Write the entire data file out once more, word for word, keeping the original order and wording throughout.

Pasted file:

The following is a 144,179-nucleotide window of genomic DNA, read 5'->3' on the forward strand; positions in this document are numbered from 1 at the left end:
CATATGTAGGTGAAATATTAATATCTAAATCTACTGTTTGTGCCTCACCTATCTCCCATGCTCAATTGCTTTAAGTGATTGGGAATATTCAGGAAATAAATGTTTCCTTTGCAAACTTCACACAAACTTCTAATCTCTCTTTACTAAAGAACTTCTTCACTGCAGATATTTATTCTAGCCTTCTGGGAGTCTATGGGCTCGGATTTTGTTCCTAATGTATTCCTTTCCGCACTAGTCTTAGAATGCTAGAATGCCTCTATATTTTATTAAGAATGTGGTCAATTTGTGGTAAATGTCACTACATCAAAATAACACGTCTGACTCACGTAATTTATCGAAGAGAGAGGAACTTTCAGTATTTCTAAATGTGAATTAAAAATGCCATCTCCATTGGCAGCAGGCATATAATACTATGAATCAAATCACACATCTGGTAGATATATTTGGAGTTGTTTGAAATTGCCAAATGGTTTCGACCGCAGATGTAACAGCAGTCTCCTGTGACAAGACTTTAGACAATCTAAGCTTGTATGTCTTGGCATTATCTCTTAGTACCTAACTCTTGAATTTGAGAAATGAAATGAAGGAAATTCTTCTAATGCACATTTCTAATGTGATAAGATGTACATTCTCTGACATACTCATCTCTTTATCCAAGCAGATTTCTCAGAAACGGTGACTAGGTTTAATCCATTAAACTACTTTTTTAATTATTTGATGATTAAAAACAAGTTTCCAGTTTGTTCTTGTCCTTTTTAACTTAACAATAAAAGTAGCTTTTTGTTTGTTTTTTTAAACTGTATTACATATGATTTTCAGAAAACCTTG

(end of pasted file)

The following is a 144,179-nucleotide window of genomic DNA, read 5'->3' on the forward strand; positions in this document are numbered from 1 at the left end:
CATATGTAGGTGAAATATTAATATCTAAATCTACTGTTTGTGCCTCACCTATCTCCCATGCTCAATTGCTTTAAGTGATTGGGAATATTCAGGAAATAAATGTTTCCTTTGCAAACTTCACACAAACTTCTAATCTCTCTTTACTAAAGAACTTCTTCACTGCAGATATTTATTCTAGCCTTCTGGGAGTCTATGGGCTCGGATTTTGTTCCTAATGTATTCCTTTCCGCACTAGTCTTAGAATGCTAGAATGCCTCTATATTTTATTAAGAATGTGGTCAATTTGTGGTAAATGTCACTACATCAAAATAACACGTCTGACTCACGTAATTTATCGAAGAGAGAGGAACTTTCAGTATTTCTAAATGTGAATTAAAAATGCCATCTCCATTGGCAGCAGGCATATAATACTATGAATCAAATCACACATCTGGTAGATATATTTGGAGTTGTTTGAAATTGCCAAATGGTTTCGACCGCAGATGTAACAGCAGTCTCCTGTGACAAGACTTTAGACAATCTAAGCTTGTATGTCTTGGCATTATCTCTTAGTACCTAACTCTTGAATTTGAGAAATGAAATGAAGGAAATTCTTCTAATGCACATTTCTAATGTGATAAGATGTACATTCTCTGACATACTCATCTCTTTATCCAAGCAGATTTCTCAGAAACGGTGACTAGGTTTAATCCATTAAACTACTTTTTTAATTATTTGATGATTAAAAACAAGTTTCCAGTTTGTTCTTGTCCTTTTTAACTTAACAATAAAAGTAGCTTTTTGTTTGTTTTTTTAAACTGTATTACATATGATTTTCAGAAAACCTTG